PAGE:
Europe's tech start-up scene has a problem: almost all of its funding is going toward men.
A new report from venture capital firm Atomico found 93 percent of the money invested into European tech start-ups in 2018 went to companies with all-male founding teams.
The report paints a bleak picture for female entrepreneurs in Europe with no progress in the data over the past five years.
"It's clear that the European tech ecosystem has a challenge around diversity and inclusion," Tom Wehmeier, partner and head of research at Atomico who authored the report, told CNBC last week.
Atomico's report, which surveyed 5,000 founders, investors and tech sector employees across Europe, showed discrepancies in perception versus reality around gender discrimination. While nearly 90 percent of respondents said having a diverse team benefits company performance, nearly half of the women who responded said they had experienced discrimination while working in the European tech industry.
"I don't know, to be honest, any friend of mine who is a founder or entrepreneur who is female who would say I never experienced this," Tugce Bulut, founder and CEO of London-based market research start-up Streetbees, told CNBC on Thursday.
Bulut said she has experienced discrimination in a variety of forms, from inappropriate comments to dismissive behavior. She said part of the problem is that women are not encouraged to be as "pushy" as men from an early age, which can result in a lack of confidence and entrepreneurship.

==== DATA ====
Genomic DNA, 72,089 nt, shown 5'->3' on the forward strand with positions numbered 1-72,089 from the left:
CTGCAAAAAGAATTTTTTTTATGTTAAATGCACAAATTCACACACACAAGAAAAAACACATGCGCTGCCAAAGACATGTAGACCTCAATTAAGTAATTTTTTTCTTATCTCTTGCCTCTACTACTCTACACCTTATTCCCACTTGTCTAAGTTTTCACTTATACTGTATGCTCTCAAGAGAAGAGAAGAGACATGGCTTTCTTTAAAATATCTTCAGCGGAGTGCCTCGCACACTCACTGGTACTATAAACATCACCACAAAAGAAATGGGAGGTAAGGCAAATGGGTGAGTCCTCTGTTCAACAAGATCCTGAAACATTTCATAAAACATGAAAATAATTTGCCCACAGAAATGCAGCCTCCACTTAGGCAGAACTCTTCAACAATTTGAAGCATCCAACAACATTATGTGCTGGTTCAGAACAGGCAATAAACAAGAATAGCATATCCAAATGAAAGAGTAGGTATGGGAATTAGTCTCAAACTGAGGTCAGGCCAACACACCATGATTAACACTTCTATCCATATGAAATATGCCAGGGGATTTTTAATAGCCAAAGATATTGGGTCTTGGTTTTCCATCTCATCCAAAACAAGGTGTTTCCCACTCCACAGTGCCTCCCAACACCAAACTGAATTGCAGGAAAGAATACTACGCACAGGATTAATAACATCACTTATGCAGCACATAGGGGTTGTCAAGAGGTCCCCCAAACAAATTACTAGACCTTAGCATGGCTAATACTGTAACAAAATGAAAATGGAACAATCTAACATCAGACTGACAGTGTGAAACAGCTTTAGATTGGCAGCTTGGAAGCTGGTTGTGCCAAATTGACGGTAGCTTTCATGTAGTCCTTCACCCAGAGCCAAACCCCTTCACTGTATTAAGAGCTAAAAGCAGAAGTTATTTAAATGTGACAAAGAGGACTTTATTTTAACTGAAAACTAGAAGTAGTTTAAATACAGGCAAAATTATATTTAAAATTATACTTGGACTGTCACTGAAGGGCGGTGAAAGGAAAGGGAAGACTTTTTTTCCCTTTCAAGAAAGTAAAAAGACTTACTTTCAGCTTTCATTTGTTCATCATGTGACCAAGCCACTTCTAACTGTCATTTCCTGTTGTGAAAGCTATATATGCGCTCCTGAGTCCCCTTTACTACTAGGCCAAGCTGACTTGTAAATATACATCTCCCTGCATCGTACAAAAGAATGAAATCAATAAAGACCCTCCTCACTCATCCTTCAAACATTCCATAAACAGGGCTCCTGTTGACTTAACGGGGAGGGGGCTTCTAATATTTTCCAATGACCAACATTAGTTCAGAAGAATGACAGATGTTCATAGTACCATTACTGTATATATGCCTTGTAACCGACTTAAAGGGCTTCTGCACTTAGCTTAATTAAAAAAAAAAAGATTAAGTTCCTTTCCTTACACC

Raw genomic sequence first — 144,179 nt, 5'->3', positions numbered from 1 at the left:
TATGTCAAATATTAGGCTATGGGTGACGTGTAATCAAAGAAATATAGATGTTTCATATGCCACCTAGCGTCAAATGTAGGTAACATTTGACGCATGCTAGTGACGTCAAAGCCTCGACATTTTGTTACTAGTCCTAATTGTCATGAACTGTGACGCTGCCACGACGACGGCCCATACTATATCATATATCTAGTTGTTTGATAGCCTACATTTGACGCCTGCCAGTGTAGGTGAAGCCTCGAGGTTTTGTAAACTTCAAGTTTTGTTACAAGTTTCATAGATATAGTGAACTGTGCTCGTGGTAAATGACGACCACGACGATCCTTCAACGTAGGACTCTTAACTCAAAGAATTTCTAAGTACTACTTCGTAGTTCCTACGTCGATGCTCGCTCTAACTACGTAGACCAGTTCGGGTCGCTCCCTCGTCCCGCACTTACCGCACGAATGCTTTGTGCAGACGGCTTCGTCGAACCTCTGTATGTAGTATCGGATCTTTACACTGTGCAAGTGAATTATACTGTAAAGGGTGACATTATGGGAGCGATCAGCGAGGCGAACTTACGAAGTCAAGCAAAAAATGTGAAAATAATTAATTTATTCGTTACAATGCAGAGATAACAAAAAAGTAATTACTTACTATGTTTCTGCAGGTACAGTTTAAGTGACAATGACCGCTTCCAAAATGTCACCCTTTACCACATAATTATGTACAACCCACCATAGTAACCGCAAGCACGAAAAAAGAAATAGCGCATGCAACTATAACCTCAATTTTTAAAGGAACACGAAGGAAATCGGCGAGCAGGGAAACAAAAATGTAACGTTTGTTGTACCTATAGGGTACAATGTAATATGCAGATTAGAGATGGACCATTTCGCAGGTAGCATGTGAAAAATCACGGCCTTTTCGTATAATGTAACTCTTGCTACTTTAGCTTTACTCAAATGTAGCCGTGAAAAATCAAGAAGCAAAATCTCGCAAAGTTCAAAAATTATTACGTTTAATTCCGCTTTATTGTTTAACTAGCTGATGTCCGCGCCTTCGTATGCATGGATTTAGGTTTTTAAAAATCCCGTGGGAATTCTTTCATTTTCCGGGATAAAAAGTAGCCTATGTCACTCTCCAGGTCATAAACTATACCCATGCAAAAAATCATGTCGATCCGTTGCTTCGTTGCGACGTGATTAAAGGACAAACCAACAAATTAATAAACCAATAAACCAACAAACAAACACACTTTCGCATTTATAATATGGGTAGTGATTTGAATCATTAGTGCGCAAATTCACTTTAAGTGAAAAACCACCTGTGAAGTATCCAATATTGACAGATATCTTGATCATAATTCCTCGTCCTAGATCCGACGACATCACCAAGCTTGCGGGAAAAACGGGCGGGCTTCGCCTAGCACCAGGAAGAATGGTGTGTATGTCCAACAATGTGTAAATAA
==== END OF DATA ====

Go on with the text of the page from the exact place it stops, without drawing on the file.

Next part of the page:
"That has a snowball effect over years," Bulut said.
Tech companies have been under increasing scrutiny in recent months for failing to address gender bias and discrimination. In November, thousands of Google employees around the world staged a walk-out to protest the company's handling of sexual misconduct.
Julia Hartz is co-founder and CEO of U.S.-headquartered online ticketing platform Eventbrite. At the Slush tech conference in Helsinki this week, Hartz said one solution to the tech industry's lack gender diversity is more outspoken female role models. Eventbrite is striving to be an example for other tech companies, with 50-50 gender representation on its board and executive team.
"I don't think it can happen overnight, certainly, but I do think there is this ground swell that I'm starting to see not only in executive and board positions but also and most excitingly in founders," Hartz said.